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  1. Development & Approval Process | Drugs

Drug Development Tool (DDT) Qualification Programs

SPOTLIGHT Events & Announcements

DDT Funding Announcement
*** Due date extended to April 16, 2020 ***

 

Regulated Product(s)

  • Drugs
  • Drug Development Tools

Topic(s)

  • ResearchLaw(s) & Regulation(s)
  • 21st Century Cures Act of 2016

Guidance

Drug1 Development Tools (DDTs) are methods, materials, or measures that have the potential to facilitate drug development. Examples of DDTs may include, but are not limited to: a biomarker2 used for clinical trial enrichment, a clinical outcome assessment (COA) used to evaluate clinical benefit, and an animal model used for efficacy testing of medical countermeasures under the regulations commonly referred to as the Animal Rule3.

To support DDT development efforts, FDA established qualification programs for animal models for use under the Animal Rule, biomarkers, and clinical outcome assessments.

Mission and Objectives of the DDT Qualification Programs:

  • To qualify and make DDTs publicly available for a specific context of use to expedite drug development and review of regulatory applications
  • To provide a framework for early engagement and scientific collaboration with FDA to facilitate DDT development
  • To facilitate integration of qualified DDTs in regulatory review
  • To encourage development of DDTs for contexts of use with unmet needs
  • To encourage the formation of collaborative groups to undertake DDT development programs to increase the efficiency and lessen the individual resource burden incumbent with DDT development
  • To encourage innovation in drug development
  • To create a shared learning environment for exchanging information on DDT development

What is Qualification?

Qualification is a conclusion that within the stated context of use, the DDT can be relied upon to have a specific interpretation and application in drug development and regulatory review. Once qualified, DDTs will be publicly available to be used in any drug development program for the qualified context of use. Additionally, the qualified DDT generally can be included in IND, NDA, or BLA submissions without needing FDA to reconsider and reconfirm its suitability.

FDA has issued draft guidance to inform individuals and organizations interested in qualifying a DDT about the qualification process as outlined in the 21st Century Cures Act. For more information on FDA’s current thinking on the DDT qualification process please see the Qualification Process for Drug Development Tools - Guidance for Industry and FDA Staff: Draft Guidance.

Why has FDA developed a DDT Qualification Process?

Having qualified DDTs that can be used by many sponsors helps optimize drug development and evaluation. DDT acceptance in the drug development and regulatory review process may be achieved three ways : through an individual drug or biologic application, by being an accepted DDT in clinical use, or through the voluntary qualification process established by the 21st Century Cures Act (Cures Act). Drug sponsors seeking to use specific DDTs have typically developed enough data to justify a use, which may need to be included in each application. Outside of qualification, the applicability of DDTs across varied drug development programs may need justification. The Cures Act, passed in 2016, defined a three-stage qualification process allowing use of a qualified DDT across drug development programs.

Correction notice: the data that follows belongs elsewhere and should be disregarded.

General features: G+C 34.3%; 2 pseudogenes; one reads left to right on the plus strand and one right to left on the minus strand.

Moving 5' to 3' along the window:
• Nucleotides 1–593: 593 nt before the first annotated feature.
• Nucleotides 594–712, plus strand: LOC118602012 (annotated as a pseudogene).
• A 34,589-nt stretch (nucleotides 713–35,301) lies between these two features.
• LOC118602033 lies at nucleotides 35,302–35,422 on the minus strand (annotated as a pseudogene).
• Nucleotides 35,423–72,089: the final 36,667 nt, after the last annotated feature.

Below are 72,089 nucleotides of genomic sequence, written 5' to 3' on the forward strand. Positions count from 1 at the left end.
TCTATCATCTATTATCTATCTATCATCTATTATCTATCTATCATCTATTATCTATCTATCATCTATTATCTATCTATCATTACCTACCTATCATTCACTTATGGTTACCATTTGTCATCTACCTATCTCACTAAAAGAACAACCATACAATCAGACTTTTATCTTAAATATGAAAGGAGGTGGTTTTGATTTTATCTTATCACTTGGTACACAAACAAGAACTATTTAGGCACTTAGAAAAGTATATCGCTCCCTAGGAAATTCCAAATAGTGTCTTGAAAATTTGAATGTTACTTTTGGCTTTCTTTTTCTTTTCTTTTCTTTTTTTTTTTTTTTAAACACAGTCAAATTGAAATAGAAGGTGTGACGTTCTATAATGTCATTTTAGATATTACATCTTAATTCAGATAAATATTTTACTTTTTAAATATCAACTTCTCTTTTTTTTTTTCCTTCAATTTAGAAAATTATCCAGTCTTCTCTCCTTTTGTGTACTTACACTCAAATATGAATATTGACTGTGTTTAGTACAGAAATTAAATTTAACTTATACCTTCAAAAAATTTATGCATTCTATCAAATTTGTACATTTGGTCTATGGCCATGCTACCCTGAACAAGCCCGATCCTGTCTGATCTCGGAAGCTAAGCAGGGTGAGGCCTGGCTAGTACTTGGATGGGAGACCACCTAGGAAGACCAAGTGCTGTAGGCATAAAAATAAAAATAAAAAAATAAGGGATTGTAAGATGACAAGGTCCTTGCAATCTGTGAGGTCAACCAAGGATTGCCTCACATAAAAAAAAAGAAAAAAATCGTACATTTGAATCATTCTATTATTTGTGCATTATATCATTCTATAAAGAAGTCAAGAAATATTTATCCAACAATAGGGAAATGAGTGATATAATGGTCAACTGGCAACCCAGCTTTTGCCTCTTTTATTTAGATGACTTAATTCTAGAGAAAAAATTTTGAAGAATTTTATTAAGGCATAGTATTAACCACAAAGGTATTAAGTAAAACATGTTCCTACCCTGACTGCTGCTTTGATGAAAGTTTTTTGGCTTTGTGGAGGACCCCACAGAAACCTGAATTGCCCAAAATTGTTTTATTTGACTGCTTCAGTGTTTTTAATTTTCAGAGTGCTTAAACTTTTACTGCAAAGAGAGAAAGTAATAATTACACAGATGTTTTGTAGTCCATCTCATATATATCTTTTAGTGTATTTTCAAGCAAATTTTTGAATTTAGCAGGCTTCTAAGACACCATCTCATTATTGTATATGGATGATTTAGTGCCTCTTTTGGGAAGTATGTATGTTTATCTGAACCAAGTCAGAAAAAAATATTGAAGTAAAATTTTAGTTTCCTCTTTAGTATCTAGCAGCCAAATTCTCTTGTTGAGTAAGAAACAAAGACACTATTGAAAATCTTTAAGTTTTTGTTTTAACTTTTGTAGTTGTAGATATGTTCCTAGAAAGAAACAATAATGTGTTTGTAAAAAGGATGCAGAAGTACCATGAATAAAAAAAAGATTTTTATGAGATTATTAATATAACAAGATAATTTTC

The resources needed to develop a qualified DDT is often beyond the capabilities of a single entity. FDA encourages forming collaborative groups, such as a public-private partnership (PPP). A PPP involves at least one non-profit organization and one for-profit organization. A variety of projects undertaken by various PPPs have demonstrated the usefulness of this approach.

These collaborative efforts allow multiple interested parties to pool resources and data to decrease cost, expedite drug development, and facilitate regulatory review. Increased public availability of qualified DDTs for a specific context of use is anticipated to benefit the public health through (1) increased availability of effective drugs, (2) earlier access to medical therapies and (3) an enhanced knowledge of the drug under development.

What is Context of Use?

Context of use is the manner and purpose of use for a DDT; when FDA qualifies a biomarker, it is qualified for a specific context of use.  The context of use statement should describe all of the elements characterizing this purpose and manner of use. The qualified context of use defines the boundaries within which the available data adequately justify use of the DDT. As data from additional studies are obtained over time, requestors of DDTs may continue working within the DDT qualification program to submit a new project with additional data to expand upon a qualified context of use.


 

1 The term drug refers to both human drugs and biological products unless otherwise specified.

2 A biomarker can be a single concept or a panel of multiple concepts.

3 See 21 CFR 314.600 through 314.650 for drugs and 21 CFR 601.90 through 601.95 for biological products.

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